Port: 'We are fast approaching a surveillance state,' Rep. Armstrong warns colleagues
"The federal government has realized the value of the massive amounts of commercial consumer data that is freely available on the open market," Rep. Kelly Armstrong said.
MINOT, N.D. — I'll admit to being dubious about the newly formed House Select Subcommittee on the Weaponization of the Federal Government. Like so much of what takes place in Washington, D.C., it seems like another example of partisan ax-grinding. Just more gotcha politics under the thin veneer of congressional oversight.
But Congressman Kelly Armstrong seems intent on using his place on this committee to pursue an imminent and very tangible problem. Specifically, the federal government doing an end-run around our Fourth Amendment protections using consumer data purchased from the private sector.
During the inaugural meeting of the committee earlier this month, which featured much of the unserious hoopla we've come to expect from members of Congress, Rep. Armstrong put his finger on a very serious issue worthy of the attention of Congress. He pointed out that private sector companies are accumulating massive amounts of data about us — from our shopping habits to our pictures to our movements about our communities — and that the federal government doesn't need your permission, or even a warrant, to access this information.
All they have to provide is money.
"The federal government has realized the value of the massive amounts of commercial consumer data that is freely available on the open market," Armstrong said.
"We are fast approaching a surveillance state with no assurances other than the promises of our government that it will not abuse this tremendous responsibility," he continued.
What sort of stuff are we talking about?
The Centers for Disease Control and Prevention purchased location tracking data to monitor compliance with lockdowns during the COVID-19 pandemic. The IRS has purchased similar data to help with enforcement efforts .
Most of you have GPS capabilities on your phones. You've probably used it to find your way to a friend's house in an unfamiliar community or track down the nearest gas station, so you know how precise this data is.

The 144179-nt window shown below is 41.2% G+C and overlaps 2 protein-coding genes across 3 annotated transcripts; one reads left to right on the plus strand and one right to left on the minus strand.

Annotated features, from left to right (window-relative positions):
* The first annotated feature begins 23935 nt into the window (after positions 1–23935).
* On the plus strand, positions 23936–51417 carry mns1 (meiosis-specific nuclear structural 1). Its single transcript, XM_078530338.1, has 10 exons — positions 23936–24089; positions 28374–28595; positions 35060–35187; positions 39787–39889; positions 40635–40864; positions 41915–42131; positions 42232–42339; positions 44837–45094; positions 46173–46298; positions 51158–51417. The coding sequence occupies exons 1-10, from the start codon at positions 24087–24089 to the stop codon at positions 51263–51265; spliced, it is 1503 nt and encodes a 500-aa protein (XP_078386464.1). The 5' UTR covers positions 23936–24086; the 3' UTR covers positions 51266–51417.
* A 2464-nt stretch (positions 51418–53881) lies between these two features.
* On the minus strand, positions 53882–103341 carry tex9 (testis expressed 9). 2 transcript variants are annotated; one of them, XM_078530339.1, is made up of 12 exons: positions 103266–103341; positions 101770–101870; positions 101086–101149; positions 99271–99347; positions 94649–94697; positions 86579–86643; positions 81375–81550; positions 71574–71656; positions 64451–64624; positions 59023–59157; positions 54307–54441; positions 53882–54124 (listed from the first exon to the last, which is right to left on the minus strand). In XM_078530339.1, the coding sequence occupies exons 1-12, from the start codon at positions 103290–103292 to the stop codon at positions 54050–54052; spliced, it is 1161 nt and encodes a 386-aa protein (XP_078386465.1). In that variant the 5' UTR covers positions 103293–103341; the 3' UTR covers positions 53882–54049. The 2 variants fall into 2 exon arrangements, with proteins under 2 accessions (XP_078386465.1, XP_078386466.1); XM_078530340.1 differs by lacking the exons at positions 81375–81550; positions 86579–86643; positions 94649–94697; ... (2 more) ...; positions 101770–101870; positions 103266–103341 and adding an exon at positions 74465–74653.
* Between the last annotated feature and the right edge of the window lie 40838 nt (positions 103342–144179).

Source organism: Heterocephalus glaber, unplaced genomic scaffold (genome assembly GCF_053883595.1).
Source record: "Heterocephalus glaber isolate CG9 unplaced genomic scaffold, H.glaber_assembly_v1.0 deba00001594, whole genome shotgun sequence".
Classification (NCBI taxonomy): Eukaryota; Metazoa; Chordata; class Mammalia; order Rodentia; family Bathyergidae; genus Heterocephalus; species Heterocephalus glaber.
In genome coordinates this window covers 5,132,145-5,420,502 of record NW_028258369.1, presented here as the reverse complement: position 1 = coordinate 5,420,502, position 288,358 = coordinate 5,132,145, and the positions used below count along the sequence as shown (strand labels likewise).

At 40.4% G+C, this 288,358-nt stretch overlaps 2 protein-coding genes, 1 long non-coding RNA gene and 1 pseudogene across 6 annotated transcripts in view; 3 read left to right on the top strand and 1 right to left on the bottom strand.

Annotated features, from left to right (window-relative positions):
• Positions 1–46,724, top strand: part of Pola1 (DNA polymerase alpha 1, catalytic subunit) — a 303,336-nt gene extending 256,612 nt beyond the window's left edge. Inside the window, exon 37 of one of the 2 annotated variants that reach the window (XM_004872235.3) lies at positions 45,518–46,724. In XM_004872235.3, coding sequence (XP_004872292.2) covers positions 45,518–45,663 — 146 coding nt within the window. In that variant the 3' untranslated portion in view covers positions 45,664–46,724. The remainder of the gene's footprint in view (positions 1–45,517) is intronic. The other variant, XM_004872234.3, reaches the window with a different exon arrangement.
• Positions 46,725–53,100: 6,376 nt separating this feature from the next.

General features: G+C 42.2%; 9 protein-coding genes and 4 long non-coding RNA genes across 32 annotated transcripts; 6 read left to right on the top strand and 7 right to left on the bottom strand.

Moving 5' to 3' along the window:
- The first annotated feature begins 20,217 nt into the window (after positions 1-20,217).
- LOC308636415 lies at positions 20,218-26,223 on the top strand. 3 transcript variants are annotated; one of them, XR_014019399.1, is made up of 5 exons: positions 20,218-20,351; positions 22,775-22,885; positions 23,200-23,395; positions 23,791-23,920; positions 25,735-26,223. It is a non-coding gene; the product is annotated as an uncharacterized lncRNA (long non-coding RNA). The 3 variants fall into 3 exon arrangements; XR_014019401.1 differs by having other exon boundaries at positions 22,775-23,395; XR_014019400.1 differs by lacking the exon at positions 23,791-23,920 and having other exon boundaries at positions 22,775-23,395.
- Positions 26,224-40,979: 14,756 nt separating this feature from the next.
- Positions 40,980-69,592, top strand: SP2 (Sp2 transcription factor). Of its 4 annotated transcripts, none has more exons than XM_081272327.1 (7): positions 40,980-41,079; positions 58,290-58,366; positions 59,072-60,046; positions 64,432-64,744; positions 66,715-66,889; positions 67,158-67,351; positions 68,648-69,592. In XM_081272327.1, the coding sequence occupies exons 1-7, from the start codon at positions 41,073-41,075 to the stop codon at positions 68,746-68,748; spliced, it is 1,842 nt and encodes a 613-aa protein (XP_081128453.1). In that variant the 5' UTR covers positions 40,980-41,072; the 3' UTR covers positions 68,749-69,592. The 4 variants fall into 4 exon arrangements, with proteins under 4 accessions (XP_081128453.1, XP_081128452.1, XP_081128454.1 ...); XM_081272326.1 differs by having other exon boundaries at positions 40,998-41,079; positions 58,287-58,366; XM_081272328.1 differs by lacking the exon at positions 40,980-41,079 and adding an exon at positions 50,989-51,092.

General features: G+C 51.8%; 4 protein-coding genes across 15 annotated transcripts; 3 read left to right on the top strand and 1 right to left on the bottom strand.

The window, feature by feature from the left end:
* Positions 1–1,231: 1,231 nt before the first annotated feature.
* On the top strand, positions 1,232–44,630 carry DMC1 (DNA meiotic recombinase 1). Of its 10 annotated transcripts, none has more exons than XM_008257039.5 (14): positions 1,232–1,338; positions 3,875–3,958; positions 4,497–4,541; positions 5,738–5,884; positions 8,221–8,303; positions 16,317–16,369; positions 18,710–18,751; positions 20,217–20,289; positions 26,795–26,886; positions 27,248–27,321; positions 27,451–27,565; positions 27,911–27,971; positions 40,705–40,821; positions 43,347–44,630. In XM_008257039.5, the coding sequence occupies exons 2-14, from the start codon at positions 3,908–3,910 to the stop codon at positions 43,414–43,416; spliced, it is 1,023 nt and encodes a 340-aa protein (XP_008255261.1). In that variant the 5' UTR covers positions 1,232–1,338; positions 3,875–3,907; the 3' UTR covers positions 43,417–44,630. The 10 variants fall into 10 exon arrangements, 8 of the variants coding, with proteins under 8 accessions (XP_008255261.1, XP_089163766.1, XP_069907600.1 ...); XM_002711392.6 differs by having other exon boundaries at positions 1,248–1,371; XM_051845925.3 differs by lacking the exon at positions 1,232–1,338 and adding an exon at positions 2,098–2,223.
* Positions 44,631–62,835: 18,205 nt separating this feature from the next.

Now imagine the federal government buying data like that, in bulk.
The Fourth Amendment guarantees the right to be "secure" in our "persons, houses, papers, and effects, against unreasonable searches and seizures." But what's happening here isn't a search. We're voluntarily giving up data to various services and apps, usually through those densely-worded user agreements none of us take the time to read, and those companies are selling the data to brokers.
Who, in turn, are selling it to others, including the government.
"The government can buy business records without a warrant or any cause," says Orin Kerr, a law professor at the University of California, Berkeley. "The Fourth Amendment does not apply."
It's become an enormous business. An estimated $200 billion industry as of 2020 , though that number has almost certainly ballooned in the intervening years, and that number was probably low even in 2020 when you consider the scope of the product. Even in 2014, nearly a decade ago, the Federal Trade Commission reported that a single data broker was accumulating some 3 billion new data points every month .
I'm not sure there's anything the government should do, or can do, about Americans voluntarily giving up so much data to the tech industry. We could probably do more to help Americans (including this one) understand just what's being tracked, but I'm not sure that's going to make much of a difference.
For better or worse, we've traded a good deal of privacy for the modern conveniences of information, communication, and entertainment.
But Congress can, absolutely, draw some red lines around what of this information our government can access, and under what circumstances.
That's a debate worth having.
That's a debate Congressman Armstrong seemingly wants to have.
If only we could get the circus in Washington to focus on this kind of issue, and not the latest culture war fad.